Why did you bother clicking on this post with a title like that? Because no matter how many online discussions youíve participated in about how OSX is better than Windows or visa versa, you canít (not many can) resist the urge to disprove anotherís claims about their beloved OS. If you can resist the urge, you my friend, are smarter than all of us (and probably more productive too).

Now that Iíve brought you down to my level, we now know that weíre all as dumb as one another so donít post here saying why on earth I started another discussion like this - youíre wasting my browserís vertical space and I hate scrolling.

On that note (about scrolling), my point: Productivity.

Iím a webdev using Windows 7. I canít seem to shake this unnerving feeling that Iím not as productive as my counterparts that seem to be frollicking in the green pastures of OSX. Youíre job is to convince me that, as hard as it may be to accept, that unnerving feeling is actually true - Iím not as productive.

Before you begin, please donít start flaming - I just canít be bothered. Try not to start a metaphysical discussion about the definition of Ďproductivityí - letís just be reasonable. Try to be objective - my goal here is productivity not aesthetics, virus vulnerability, etc. My end goal is to be convinced to attempt the great leap across to the other camp because it is more productive. Itís that or follow Windows 8 into the ravine below. If I donít leap, I at least hope to discover some productivity gems for the webdev game.

I would love to hear short descriptions of how others navigate (see point 1. Application Navigation) more efficiently in OSX (in Windows too if youíre so inclined).

That said, letís begin:

1) Application Navigation

Iím a dual monitor person. Iíve heard the arguments about restricting yourself to one monitor increases your productivity by decreasing your clutter. Maybe itís true for OSX where Iíve seen many suffer from Ďwindow clutter syndromeí but I gave it a go but found I was slower at almost everything.

Hereís something for the statisically inclined too (not that Iím basing my argument on it, itís just interesting): http://techreport.com/news/14343/mor...ity-says-study

The left monitor is my main one (IDE, Terminal, Photoshopís main window, chrome dev tools, and others) and the right, the secondary (Chrome browser window, FTP, and others). The Windows taskbar is positioned vertically on the right side of my main monitor (reason being that it is central to my view). My most used applications are pinned to the task bar descending in probability of use in a session. They are:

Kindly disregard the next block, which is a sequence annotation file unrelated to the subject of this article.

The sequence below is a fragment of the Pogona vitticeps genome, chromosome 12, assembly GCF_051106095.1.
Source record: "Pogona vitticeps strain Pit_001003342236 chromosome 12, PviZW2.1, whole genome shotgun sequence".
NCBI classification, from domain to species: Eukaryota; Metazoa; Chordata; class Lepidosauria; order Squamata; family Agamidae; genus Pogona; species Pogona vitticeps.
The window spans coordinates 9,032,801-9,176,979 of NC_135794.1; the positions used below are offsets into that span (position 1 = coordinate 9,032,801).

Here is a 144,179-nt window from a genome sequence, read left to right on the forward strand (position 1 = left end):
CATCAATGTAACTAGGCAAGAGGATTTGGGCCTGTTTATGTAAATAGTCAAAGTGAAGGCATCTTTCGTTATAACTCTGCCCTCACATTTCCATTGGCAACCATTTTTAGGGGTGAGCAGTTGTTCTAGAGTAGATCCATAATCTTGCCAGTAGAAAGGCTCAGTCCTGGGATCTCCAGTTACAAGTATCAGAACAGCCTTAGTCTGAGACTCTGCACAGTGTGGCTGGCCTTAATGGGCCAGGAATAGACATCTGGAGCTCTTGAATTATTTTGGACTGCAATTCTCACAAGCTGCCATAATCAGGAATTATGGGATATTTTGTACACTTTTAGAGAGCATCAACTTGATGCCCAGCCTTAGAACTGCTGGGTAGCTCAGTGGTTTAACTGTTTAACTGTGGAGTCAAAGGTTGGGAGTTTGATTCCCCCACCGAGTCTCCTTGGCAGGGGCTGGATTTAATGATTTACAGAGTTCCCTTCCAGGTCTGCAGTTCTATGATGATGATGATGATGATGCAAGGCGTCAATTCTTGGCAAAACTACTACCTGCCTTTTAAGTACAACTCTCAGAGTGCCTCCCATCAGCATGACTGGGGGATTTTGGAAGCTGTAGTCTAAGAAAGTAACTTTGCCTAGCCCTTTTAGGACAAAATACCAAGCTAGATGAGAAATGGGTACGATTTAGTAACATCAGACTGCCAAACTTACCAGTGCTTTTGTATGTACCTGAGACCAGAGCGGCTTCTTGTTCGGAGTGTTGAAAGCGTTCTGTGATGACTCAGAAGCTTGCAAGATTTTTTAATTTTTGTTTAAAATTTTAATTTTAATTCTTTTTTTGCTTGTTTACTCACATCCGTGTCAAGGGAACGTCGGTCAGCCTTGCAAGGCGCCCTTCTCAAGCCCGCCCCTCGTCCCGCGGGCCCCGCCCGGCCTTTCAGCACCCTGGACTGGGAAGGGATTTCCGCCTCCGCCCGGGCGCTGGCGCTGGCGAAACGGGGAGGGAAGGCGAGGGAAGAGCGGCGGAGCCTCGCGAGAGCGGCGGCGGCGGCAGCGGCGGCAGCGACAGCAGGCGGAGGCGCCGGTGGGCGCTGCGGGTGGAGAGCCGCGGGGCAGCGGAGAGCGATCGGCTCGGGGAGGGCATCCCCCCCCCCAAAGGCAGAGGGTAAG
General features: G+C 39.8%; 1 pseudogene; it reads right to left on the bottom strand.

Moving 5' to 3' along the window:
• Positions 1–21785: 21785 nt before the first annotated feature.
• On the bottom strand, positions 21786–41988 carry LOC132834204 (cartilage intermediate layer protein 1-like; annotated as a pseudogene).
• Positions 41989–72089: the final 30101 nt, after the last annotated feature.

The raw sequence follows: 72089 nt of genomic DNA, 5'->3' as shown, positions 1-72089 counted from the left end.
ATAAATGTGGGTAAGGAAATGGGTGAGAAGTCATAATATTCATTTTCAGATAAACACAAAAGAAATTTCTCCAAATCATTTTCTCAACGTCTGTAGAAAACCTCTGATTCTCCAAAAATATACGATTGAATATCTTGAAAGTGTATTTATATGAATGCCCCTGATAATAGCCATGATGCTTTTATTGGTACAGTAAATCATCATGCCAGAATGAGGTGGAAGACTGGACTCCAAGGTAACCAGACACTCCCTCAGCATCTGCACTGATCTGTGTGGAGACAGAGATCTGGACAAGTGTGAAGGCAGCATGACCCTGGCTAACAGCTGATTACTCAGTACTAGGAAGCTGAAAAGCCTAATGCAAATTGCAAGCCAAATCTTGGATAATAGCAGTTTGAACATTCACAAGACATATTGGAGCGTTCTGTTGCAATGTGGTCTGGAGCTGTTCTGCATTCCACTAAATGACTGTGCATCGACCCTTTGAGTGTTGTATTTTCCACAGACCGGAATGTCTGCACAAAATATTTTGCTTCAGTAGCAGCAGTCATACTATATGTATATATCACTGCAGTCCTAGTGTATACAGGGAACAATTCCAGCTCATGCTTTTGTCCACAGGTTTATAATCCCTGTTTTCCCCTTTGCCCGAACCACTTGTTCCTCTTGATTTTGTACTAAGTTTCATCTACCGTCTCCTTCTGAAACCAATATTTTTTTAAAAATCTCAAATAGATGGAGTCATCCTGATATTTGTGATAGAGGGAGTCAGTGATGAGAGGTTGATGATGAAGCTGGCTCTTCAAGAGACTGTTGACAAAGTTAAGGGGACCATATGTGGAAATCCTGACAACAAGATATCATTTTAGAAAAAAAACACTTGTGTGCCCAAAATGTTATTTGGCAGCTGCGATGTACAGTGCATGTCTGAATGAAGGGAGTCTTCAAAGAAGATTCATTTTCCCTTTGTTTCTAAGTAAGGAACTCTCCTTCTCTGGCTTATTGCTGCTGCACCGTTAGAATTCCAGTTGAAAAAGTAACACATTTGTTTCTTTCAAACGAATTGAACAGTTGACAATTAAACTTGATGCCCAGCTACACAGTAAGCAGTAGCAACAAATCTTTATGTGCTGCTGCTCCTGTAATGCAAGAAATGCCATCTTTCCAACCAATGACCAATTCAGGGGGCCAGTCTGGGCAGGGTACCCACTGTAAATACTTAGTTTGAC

1. Windows Explorer
  2. Chrome Browser
  3. IDE (Maybe someone can convince me that Coda is better than Netbeans - I found the OSX Netbeans to be pretty clunky and buggy)
  4. Photoshop (Main window on left monitor, palettes on right)
  5. FTP Client
  6. Terminal (Should be much higher in the order but Iím use to the shortcut)
  7. Colour Picker
  8. Database Software

My use of Windows is heavily keyboard driven because I find it to be the quickest. Last time I invested some decent time into OSX was on Lion and ďOSĒ keyboard shortcuts were frustrating at best (I think I hear an angry mob approaching - before anyone gets on their horse, I will explain my view on this shortly). A snapshot of a workflow process follows:

  1. [Win+2] Switches to Chrome browser and I continue to read about a javascript coding pattern.
  2. [Win+3] Switches to my IDE where I write a little bit of code with this new knowledge. [Ctrl+s] saves my file.
  3. [Win+4] switches to Photoshop to make a little button for my app.
  4. [Win+2] then [Ctrl+5] switches to chrome browser, tab 5 where my localhost app Iím working on is open. I hit [F5] to see my changes.

These steps above may be repeated hundreds of times in a session with multiple applications (from 1 - 8). I find this so much quicker than [Alt + Tab] on windows. Iíve also switched off all the stupid ĎAeroí prettiness. Meanwhile my OSX colleague is hitting [Command + Tab + Tab + Tab + Tab + Tab], fumbling around with the dock, un-maximised / Ďun-snappedí windows (Please let your blood return to normal temperature before you post).